Saturday, April 26, 2014

Stanford University Mathematics Department (Building 380)

Morning coffee/bagels in 2nd floor common room

Talks in room 380-C (in basement)

Henri Darmon, McGill University

Michael Larsen, Indiana University

Michael Magee, University of California, Santa Cruz

Alice Silverberg, University of California, Irvine

Ander Steele, University of Calgary

9:30-10:00 | Coffee/Bagels |

10:00-11:00 | Henri Darmon |

11:00-11:15 | Coffee Break |

11:15-12:15 |
Ander Steele |

12:15-1:45 |
Lunch |

1:45-2:45 | Alice Silverberg |

2:45-3:10 |
Coffee Break |

3:10-4:10 |
Michael Magee |

4:10-4:30 |
Break |

4:30-5:30 |
Michael Larsen |

6:00 |
Dinner, Three Seasons |

Let E be an elliptic curve over

The eigenspaces of the Laplacian on the two dimensional sphere consist of homogeneous polynomials and occur with increasing dimension as the eigenvalue grows. I'll explain how one can remove this high multiplicity by using arithmetic Hecke operators which arise from the Hamilton quaternions. The resulting Hecke eigenfunctions are subject to predictions arising from random function theory and quantum chaos, in particular concerning the topology of their zero sets. I'll discuss what is known in this area and how one can try to study these 'nodal lines'.

I will discuss a number of related conjectures concerning the rational points of varieties (especially curves and abelian varieties) over fields with finitely generated Galois group and present some evidence from algebraic number theory, Diophantine geometry, and additive combinatorics in support of these conjectures.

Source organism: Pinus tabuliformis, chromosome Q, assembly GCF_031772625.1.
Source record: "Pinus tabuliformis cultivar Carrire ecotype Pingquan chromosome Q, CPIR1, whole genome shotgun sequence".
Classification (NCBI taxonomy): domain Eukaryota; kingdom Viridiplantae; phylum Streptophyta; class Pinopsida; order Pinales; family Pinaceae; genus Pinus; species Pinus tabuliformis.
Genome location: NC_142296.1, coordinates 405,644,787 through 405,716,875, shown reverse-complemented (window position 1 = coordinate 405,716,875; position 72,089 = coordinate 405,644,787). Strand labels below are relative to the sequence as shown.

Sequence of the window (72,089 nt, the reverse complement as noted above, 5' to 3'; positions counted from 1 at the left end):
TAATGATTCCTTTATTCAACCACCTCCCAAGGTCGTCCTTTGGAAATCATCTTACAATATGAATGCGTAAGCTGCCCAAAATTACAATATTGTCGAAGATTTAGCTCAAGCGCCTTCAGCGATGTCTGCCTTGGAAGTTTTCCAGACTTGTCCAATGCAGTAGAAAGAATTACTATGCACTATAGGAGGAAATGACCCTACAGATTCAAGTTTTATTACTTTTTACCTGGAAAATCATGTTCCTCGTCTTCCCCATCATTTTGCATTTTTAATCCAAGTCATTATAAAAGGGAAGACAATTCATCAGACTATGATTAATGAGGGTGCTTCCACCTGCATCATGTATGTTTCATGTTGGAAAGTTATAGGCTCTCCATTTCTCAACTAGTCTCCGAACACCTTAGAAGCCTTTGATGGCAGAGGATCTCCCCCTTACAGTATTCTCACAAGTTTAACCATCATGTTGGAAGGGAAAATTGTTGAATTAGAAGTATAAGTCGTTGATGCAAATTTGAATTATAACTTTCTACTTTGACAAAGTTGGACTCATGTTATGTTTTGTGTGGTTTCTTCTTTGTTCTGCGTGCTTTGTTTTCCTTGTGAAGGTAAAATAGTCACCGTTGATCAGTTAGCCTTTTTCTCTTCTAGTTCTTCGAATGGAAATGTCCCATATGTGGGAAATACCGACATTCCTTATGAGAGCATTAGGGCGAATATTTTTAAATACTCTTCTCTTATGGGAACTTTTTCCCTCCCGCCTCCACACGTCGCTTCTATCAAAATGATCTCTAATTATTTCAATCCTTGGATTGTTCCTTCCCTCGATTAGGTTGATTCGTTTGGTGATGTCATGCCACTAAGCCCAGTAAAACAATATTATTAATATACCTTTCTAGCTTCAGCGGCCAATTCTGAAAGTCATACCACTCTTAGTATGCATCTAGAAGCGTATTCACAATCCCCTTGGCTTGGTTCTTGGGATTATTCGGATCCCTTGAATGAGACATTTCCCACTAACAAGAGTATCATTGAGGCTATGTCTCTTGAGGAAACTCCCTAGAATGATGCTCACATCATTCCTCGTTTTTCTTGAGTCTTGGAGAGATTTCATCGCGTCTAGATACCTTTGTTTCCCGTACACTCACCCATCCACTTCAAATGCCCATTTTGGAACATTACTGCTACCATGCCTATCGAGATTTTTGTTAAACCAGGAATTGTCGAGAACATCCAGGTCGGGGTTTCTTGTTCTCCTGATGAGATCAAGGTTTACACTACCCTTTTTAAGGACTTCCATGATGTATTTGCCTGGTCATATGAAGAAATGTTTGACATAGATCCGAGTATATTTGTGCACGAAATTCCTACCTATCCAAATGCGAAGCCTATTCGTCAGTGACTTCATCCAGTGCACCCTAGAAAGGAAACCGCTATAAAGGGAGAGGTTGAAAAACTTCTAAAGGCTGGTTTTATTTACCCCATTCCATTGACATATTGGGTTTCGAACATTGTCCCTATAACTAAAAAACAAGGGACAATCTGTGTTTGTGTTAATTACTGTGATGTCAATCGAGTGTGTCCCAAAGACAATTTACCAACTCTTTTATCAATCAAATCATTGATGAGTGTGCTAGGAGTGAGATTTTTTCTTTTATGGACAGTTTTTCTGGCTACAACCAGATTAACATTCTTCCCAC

In joint work with Alexander Abatzoglou, Andrew Sutherland, and Angela Wong, we use elliptic curves with complex multiplication to obtain necessary and sufficient conditions for primality of integers in certain sequences. We give fast deterministic primality proving algorithms for such integers. We use these algorithms to efficiently search for very large primes, and prove the primality of several integers with more than 100,000 decimal digits, including some with over a million bits in their binary representations. We obtain the largest proven prime N for which no significant partial factorization of N-1 or N+1 is known. We also give a general framework, that builds on earlier work of Chudnovsky-Chudnovsky, Gross, and Denomme-Savin.

Let f be an eigenform on Γ

Parking is free and plentiful in the Oval and surrounding lots (on Roth Way and Lausen St) on weekends. Here is a campus map, with the math building (380) labelled "Math Corner."

There is no formal registration, but if you plan to attend, we would appreciate an email to sdasgup2 at ucsc dot edu to
help plan the event, especially if you plan to attend the dinner afterwards.

There will be a dinner following the conference at 6pm at Three Seasons in downtown Palo Alto. Please send an email to sdasgup2 at ucsc dot edu if you plan to attend.